Shotguns have a very short "effective" range, especially when shooting 2.75 inch pellet loads. The larger the gun (meaning the smaller the gauge number), the longer the effective range. A 12 gauge shotgun shooting 2.75 inch number 7s has an effective range of about 30 yards. The farther the shot gets away from the gun the slower the pellets are moving and the farther apart they get, making killing what you were shooting at less probable. This does not mean that you can't get hurt by being shot past the effective range, BTW. The effective range on a 28 gauge gun is less than 30 yards, the distance the poor lawyer is claimed to have been from the VP. Being hit by a small number of pellets at a distance is referred to as being "peppered". If you are at a closer range and you catch the center of the spread you have been shot, not peppered. "Rained on" is a similar term. When someone at a large distance shoots up at something and the pellets arch and come down on you, you have been rained on. That isn't fun either. I have never peppered anyone or been peppered. I have been rained on more than once and, unfortunately have rained on other folks as well.

Most of the hunting I did was done without dogs. You either sit still or walk around quietly looking for whatever you are hunting. You always know where the nearest roads, houses, domestic wildlife and other people are. Farmers and ranchers are very restrictive about letting people hunt on their property so when they or their friends go hunting they can be fairly sure there aren't people they don't know about in their fields and woods. If you are hunting on someone else's private property you need their permission. I know that sounds like a no-brainer but I have frog marched more than my share of idiots off of my family's property who claimed they didn't know that. Just because it is a woods, doesn't mean you belong there. In many states you are required to have written permission on your person from the owner if you are hunting on their property and they are not with you. As a matter of safety and courtesy you always contact the owner when you arrive and when you leave their property. This prevents two groups who don't know about each other being in the same general vicinity. It also prevents you from dying in the woods without anybody knowing.

Hunting with dogs changes things a fair bit. Hunting with dogs is done in a hunting line. That means all the hunters stay in a straight line behind the dog or dogs. You progress forward together. The guys on the end of the line are the only ones with an effective firing field of more than about 60 degrees. The dog handler is in the middle of the line and may or may not have a gun. Dogs have keen senses. They see, hear, and smell better than we do. Ergo, if you do it right, the dog will know where the birds or rabbits or whatever are before the hunters and before the prey knows the gig is up. So you are basically slowly and quietly walking behind the dog in a line with your gun pointed up or down waiting for the dog to find the prey. When the dog thinks he knows where a bird or rabbit is the dog will point, literally. The dog will stop moving with his nose pointing in the direction of the game and he stretches forward, often with one front paw off the ground. If nothing else happens a well trained dog will stand like that all day. What usually happens is the dog handler makes sure all the hunters have stopped, seen the point, and put their guns to their shoulders. He then tells the dog to flush, often with only a hand signal. At this point the slow walking, sniffing thing is over. The dog will leap forward into a dead run at the prey, causing it to panic and run for its life. This is where the guns come in. Your line of fire cannot include anyone else in the hunting line or the dog. With birds the dog is usually not in any danger because they will fly UP. With rabbits or other ground animals it is a serious concern. You are more likely to piss off the handler by peppering his dog than by peppering him. Anyway, the prey flushes. Bang! Assuming a kill, there are two options. Everybody goes guns down and the shooter or shooters walk up to pick up the game. Alternatively, everybody goes guns down and waits for the dog to bring it back. I have done both. Treat for the dog, lots of praise and petting. Everybody gets squared away. Repeat. As a total aside, dogs who fetch love multiple kills on a flush. They grab one, bring it back, get a treat. The handler then points at the second and he runs off to fetch it. He brings it back and gets another treat. Happy dog!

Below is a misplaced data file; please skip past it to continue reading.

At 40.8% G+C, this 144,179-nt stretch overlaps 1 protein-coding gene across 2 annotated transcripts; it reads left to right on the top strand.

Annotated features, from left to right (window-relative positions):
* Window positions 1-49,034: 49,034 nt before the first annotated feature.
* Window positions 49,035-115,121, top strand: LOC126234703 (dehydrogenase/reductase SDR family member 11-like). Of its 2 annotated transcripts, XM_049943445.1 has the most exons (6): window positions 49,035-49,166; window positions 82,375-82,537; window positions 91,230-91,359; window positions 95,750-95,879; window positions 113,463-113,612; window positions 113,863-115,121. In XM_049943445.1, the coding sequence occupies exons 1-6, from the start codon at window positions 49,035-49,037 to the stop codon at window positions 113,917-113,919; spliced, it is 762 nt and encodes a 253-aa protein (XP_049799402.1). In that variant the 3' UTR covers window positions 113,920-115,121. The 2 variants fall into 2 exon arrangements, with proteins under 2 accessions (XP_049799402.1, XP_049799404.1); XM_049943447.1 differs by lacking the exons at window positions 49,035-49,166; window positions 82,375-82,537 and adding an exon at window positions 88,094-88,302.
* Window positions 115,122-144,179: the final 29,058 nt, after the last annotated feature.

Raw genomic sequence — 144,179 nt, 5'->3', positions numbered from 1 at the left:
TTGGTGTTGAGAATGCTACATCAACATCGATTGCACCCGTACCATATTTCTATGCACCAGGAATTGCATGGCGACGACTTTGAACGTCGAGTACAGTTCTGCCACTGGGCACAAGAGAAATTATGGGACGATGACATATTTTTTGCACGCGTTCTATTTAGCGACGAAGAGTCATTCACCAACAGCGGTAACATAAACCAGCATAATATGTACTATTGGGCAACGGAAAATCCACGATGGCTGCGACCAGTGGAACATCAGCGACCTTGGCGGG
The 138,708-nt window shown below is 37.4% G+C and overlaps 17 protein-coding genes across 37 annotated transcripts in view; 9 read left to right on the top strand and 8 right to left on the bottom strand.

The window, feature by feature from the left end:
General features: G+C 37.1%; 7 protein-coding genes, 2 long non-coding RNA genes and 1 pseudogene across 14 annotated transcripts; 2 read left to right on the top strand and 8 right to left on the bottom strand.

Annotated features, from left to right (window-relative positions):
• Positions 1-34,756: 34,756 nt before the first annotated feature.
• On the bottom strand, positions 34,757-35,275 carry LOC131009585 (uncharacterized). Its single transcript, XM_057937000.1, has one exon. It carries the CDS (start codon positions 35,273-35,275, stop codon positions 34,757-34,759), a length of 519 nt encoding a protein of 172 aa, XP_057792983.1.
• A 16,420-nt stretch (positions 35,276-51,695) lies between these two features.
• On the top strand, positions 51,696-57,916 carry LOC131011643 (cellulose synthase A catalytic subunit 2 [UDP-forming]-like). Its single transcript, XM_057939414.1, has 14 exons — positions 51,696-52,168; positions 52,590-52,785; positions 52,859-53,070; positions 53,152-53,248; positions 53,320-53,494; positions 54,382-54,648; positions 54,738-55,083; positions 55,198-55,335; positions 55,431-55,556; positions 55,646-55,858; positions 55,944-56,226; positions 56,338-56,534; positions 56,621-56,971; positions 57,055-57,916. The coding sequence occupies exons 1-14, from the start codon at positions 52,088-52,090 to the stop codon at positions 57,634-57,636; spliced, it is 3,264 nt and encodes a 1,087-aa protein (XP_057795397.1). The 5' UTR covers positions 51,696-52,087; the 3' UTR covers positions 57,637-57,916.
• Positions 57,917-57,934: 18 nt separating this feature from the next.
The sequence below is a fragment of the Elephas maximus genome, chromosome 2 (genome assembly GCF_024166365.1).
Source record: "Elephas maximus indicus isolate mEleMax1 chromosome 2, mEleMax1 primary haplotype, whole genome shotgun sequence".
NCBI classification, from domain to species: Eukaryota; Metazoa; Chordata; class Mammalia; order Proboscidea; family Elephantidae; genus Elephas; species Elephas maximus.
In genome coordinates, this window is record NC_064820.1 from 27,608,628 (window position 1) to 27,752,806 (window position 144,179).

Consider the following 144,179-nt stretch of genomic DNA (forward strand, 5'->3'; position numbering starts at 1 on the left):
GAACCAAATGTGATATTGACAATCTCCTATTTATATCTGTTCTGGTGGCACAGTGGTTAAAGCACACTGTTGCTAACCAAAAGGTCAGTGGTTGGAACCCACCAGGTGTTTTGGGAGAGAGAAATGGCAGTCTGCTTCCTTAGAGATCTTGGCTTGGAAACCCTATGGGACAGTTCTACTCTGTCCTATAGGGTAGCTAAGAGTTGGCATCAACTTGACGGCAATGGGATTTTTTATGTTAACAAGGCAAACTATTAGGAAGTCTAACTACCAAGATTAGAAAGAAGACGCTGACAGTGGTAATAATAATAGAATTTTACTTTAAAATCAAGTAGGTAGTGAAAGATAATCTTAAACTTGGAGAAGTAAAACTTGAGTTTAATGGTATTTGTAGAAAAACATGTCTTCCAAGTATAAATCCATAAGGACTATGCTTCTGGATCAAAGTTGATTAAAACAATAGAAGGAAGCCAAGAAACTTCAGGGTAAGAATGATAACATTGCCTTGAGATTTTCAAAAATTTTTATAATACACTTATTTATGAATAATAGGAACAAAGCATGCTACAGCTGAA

If you are rich and hunting on a multi-thousand acre ranch, hunting with dogs is slightly different than that. Spotters drive around looking for game. They radio the hunters to come to them when they find it. The dogs and hunters drive up, get out and hunt that segment while the spotters go off and look for the next location. The hunting line will have three people in it, a shooter on each end and the dog handler in the middle. The dog hunter will not be shooting. This gives each shooter a wider range of motion to shoot in thereby increasing the odds of an individual kill. I have done dog hunting in a two man, one dog configuration as well but I never had spotters. It seems like cheating to me. They found the birds, they should shoot them.

There is one more thing that is popping up in the press. When talking about small bird hunting there are two types of game. Wild game is just that, birds that naturally decided to live there or be there that day. Raised or domestic or cooped game is really cheating but it is done. As far as I am concerned that isn't hunting, it is shooting. In that case you raise the animals in cages and then release them on the property the day of the hunt. This is pretty common among the British elite and is done in many places in the US. Much of the press seems to have assumed this was the case for the VP's trip. That assumption seems pretty outlandish to me. Texas has a lot of wild birds. Also, if you were hunting cooped game why would you be driving around all over the place. Cooped game tends to pretty much hang out where you release it. Anyway, I don't know, and as far as I can tell nobody has asked anyone who would know, which type of game was in play on the trip.

Update: It was pointed out to me that in more than one place above I missed the "7" in "2.75", leaving a "2.5" which was incorrect. I hope I caught all instances of the error which I must have compounded with spell check......